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Federal infrastructure minister makes major marine announcements in Iqaluit

Blue water economy expected to benefit from investments
QIA President P.J. Akeeagok praised the announcement saying it’ll help Nunavut’s blue economy. Trevor Wright/NNSL photo

Catherine McKenna, minister of infrastructure and communities, visited Iqaluit Aug. 3 and 4 to announce new funding for several projects across the territory.

These include the construction of a deep-water port in Qikiqtarjuaq, funding for wastewater treatment in Rankin Inlet as well as support for the planning phase for water treatment plants in three other communities.

The largest amount is a $40 million major investment towards Qikiqtarjuaq’s deep-water port, located along the main route of the Northwest Passage, which will help offload Nunavut fishing vessels and benefit other users in the supply chain and tourism industry.

According to David Akeeagok, minister of economic development and transportation, the money is expected to move in the next fiscal year.

“Finally we’re seeing the light at the end of the tunnel of seeing our fish landing in Nunavut – that we’ll be able to feed our own people or feed the world,” said David, calling the deep-water port project a ‘flagship’ in his department.

Along with the deep-water port, Fisheries and Oceans Canada will build two small craft harbours in Arctic Bay and Clyde River.

“Transport Canada will also build harbors in Resolute Bay and Grise Fiord, the harbours in Arctic Bay and Clyde River will constructed based on the same model used in Pangnirtung,” said McKenna.

Around $15 million will be invested in Arctic Bay and Clyde River over the next two years.

This is one of the keystones in establishing a marine economy in Nunavut says P.J. Akeeagok, president of the Qikiqtani Inuit Association (QIA).

“We’re oceans people and that really sends the significance of this major nation-building exercise, the deep-water port in Qikiqtarjuaq. We live and breathe in the ocean, the announcement of marine infrastructure in Nuanvut is a key part of fostering a blue economy in Inuit Nunangat.”

P.J. added, “This will mean more economic opportunities for Inuit and the development of fisheries-related industries in Nunavut. The Qikiqtarjuaq port also signals peace of mind for Nunavummiut as a port can also support local search and rescue as well.”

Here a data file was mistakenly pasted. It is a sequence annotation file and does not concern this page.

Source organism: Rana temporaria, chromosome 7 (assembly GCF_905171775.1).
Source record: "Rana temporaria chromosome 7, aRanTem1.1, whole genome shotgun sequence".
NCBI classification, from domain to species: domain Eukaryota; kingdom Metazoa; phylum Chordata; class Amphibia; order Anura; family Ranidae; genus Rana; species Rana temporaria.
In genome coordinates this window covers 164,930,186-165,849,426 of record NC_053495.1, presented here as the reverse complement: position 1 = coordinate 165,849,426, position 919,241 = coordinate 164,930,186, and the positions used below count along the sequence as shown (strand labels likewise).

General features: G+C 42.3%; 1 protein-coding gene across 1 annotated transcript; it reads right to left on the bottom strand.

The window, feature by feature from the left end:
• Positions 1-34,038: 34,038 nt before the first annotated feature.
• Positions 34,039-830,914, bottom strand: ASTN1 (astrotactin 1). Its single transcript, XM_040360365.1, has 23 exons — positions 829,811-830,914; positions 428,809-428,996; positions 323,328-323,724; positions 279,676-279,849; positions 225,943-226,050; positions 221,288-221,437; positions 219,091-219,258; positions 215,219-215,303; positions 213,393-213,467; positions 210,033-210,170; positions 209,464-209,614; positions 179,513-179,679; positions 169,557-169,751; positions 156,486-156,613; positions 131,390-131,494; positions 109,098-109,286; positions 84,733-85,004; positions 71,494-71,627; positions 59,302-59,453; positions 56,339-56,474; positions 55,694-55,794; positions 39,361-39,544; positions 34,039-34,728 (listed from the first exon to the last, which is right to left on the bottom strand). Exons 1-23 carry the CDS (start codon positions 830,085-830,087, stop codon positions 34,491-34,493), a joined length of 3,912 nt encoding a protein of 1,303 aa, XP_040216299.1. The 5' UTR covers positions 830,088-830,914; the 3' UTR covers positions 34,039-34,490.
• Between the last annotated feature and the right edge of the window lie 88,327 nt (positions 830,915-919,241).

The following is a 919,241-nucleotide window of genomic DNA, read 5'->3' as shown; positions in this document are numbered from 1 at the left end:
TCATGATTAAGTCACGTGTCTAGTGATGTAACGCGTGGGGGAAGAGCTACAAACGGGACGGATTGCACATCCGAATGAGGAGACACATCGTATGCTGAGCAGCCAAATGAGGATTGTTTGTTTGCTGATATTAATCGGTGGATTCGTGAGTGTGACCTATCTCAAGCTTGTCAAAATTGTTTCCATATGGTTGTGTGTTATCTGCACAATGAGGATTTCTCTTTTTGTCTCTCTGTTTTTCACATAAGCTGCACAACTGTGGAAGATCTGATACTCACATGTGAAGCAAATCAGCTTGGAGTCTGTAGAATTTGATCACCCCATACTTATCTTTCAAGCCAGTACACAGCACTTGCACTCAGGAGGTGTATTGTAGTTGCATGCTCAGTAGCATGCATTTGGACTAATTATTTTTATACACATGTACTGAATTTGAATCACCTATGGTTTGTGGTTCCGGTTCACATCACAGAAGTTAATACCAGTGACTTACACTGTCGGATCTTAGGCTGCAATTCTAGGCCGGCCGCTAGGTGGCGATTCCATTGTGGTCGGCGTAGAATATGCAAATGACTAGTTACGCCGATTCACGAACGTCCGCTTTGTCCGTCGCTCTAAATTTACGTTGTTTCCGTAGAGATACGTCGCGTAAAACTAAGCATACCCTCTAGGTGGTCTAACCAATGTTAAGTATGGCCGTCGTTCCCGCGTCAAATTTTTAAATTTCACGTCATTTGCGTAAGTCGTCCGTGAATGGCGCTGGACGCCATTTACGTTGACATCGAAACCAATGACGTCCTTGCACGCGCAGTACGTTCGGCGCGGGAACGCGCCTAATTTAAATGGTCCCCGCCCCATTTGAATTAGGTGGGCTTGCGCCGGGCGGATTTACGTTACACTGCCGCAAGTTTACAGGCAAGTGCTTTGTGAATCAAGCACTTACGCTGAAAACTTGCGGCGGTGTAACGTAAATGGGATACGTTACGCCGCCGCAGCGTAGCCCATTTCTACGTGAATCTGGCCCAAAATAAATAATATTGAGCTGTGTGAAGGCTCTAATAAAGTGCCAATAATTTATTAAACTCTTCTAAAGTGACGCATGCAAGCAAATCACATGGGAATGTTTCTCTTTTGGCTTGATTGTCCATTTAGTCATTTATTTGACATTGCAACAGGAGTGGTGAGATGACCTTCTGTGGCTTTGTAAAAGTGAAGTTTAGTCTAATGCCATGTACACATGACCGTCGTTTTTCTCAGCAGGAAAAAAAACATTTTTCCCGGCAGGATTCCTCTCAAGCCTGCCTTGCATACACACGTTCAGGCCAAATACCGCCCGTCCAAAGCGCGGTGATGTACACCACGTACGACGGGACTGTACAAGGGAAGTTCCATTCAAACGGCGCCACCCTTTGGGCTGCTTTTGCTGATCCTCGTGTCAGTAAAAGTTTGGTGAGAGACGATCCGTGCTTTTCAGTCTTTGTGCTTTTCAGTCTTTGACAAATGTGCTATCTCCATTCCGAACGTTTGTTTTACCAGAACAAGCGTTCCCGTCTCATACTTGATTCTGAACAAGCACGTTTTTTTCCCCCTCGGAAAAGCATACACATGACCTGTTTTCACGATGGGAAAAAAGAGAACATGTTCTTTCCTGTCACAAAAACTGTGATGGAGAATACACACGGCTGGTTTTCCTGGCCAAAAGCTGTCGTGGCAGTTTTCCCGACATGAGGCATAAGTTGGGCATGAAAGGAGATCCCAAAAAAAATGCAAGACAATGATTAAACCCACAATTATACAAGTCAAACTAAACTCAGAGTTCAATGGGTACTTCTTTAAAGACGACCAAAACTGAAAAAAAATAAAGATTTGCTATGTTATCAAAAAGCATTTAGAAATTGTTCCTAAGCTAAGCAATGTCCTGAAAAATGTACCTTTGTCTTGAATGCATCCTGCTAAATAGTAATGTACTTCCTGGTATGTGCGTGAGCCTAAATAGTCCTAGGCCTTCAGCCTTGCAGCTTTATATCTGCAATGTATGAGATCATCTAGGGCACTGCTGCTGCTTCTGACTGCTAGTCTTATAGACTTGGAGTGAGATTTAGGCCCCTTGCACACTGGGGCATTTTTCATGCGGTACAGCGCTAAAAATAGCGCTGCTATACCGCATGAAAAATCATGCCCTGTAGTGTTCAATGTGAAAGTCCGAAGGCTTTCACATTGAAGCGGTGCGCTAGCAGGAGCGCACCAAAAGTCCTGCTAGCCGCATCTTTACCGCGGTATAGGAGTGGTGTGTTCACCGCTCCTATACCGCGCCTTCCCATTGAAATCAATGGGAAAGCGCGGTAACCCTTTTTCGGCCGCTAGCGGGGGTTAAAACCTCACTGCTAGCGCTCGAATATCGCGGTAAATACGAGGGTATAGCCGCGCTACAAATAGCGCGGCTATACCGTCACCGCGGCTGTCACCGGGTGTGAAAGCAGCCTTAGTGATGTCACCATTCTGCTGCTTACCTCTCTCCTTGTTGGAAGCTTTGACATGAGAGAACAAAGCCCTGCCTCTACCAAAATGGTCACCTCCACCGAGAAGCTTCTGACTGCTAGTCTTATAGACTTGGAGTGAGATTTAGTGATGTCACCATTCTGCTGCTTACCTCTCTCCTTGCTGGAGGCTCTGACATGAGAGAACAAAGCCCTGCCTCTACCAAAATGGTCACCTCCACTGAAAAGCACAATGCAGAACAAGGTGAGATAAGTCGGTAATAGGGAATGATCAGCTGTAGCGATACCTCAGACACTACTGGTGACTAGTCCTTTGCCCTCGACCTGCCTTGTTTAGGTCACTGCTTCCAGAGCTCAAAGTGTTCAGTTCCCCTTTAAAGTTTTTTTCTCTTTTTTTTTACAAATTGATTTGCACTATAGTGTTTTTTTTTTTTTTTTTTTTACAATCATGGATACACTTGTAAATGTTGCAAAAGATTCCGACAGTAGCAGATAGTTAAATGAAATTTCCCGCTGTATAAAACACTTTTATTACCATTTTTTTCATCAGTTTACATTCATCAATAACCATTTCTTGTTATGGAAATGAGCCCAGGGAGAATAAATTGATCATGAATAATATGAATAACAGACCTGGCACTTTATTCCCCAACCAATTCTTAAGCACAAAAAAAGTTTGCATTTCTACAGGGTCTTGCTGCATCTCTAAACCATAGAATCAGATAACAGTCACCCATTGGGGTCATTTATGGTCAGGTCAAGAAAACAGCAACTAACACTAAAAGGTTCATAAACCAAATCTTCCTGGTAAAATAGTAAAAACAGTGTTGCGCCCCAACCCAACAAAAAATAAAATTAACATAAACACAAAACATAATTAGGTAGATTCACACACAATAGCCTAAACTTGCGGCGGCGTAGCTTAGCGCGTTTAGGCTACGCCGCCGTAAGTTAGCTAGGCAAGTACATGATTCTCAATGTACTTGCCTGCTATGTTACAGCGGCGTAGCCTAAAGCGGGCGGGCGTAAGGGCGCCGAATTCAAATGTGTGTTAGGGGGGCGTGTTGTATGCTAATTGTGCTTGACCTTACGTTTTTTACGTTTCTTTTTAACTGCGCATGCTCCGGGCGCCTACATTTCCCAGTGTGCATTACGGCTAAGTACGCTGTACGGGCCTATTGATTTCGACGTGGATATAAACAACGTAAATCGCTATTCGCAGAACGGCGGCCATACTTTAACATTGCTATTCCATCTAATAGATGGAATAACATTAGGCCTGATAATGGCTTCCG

Wastewater infrastructure

The feds also plan to invest $225,000 toward the Rankin Inlet Wastewater Treatment plant upgrades planning project, to improve the Rankin Inlet’s capacity to treat wastewater, as well as plans to support the planning phase of the construction of water treament plants in Sanikiluaq, Arctic Bay and Grise Fiord.

While the news coming out of this has largely been positive, Inuit Tapiriit Kanatami president Natan Obed says there is still a lot of work to do.

“Although this is a signifcant announcement it is important to recognize the deficits that exist here and the other three regions Inuit Nunangat. Therefore the work that has started here today needs to continue in other parts of Nunavut and other parts of Inuit Nunangat,” said Obed.

“Marine infrastructure is cruical,” he adds, “but so is paved runways, reliable broadband internet, secure and dependable energy systems, safe drinking water in all our communities and health and social infrastructure that serve our people to the same standard as in the south.”

Conservation agreement anniversary

All of this comes on the second anniversary of the Tallurutiup Imanga and Tuvaijuittuq agreements for the National Marine Conservation Area.

McKenna highlighted the federal government’s work with QIA to ensure they were working with Inuit toward a sustainable livelihood and that investments in infrastructure would be a part of protecting areas of interest together.

“These agreements realize the vision of past Inuit leaders from the high Arctic, to protect the marine life and waters of Tallurutiup Imanga and the ecological significant of multi-year ice adjeicent to Grise Fiord. With these agreements we protected a significant part of our ocean, secured much needed marine infrastructure and created very meaningful jobs in conservation,” said the QIA president.

“As Inuit it is our legacy to be stewards of these waters.”

Many infrastructure deficits still remain says Natan Obed, president of ITK. Trevor Wright/NNSL photo